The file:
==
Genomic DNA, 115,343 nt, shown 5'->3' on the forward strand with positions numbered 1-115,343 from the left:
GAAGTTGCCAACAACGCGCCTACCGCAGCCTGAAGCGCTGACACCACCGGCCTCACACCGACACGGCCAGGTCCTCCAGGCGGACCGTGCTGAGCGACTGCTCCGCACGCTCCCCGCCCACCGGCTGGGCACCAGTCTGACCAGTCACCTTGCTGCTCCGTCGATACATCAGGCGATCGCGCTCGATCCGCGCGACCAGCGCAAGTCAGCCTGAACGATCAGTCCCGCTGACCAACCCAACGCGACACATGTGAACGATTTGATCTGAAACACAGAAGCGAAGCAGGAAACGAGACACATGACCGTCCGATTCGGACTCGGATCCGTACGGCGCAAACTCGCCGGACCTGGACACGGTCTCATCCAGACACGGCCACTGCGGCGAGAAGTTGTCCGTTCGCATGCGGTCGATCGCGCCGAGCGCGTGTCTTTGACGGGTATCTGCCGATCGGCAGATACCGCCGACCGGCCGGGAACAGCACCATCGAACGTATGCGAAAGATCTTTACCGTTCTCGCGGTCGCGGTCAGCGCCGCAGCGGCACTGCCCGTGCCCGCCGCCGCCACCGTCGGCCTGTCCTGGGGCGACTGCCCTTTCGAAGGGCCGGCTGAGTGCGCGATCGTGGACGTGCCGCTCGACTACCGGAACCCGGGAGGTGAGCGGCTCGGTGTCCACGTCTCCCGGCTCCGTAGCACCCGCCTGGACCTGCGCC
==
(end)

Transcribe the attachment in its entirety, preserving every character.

Genomic DNA, 115,343 nt, shown 5'->3' on the forward strand with positions numbered 1-115,343 from the left:
GAAGTTGCCAACAACGCGCCTACCGCAGCCTGAAGCGCTGACACCACCGGCCTCACACCGACACGGCCAGGTCCTCCAGGCGGACCGTGCTGAGCGACTGCTCCGCACGCTCCCCGCCCACCGGCTGGGCACCAGTCTGACCAGTCACCTTGCTGCTCCGTCGATACATCAGGCGATCGCGCTCGATCCGCGCGACCAGCGCAAGTCAGCCTGAACGATCAGTCCCGCTGACCAACCCAACGCGACACATGTGAACGATTTGATCTGAAACACAGAAGCGAAGCAGGAAACGAGACACATGACCGTCCGATTCGGACTCGGATCCGTACGGCGCAAACTCGCCGGACCTGGACACGGTCTCATCCAGACACGGCCACTGCGGCGAGAAGTTGTCCGTTCGCATGCGGTCGATCGCGCCGAGCGCGTGTCTTTGACGGGTATCTGCCGATCGGCAGATACCGCCGACCGGCCGGGAACAGCACCATCGAACGTATGCGAAAGATCTTTACCGTTCTCGCGGTCGCGGTCAGCGCCGCAGCGGCACTGCCCGTGCCCGCCGCCGCCACCGTCGGCCTGTCCTGGGGCGACTGCCCTTTCGAAGGGCCGGCTGAGTGCGCGATCGTGGACGTGCCGCTCGACTACCGGAACCCGGGAGGTGAGCGGCTCGGTGTCCACGTCTCCCGGCTCCGTAGCACCCGCCTGGACCTGCGCC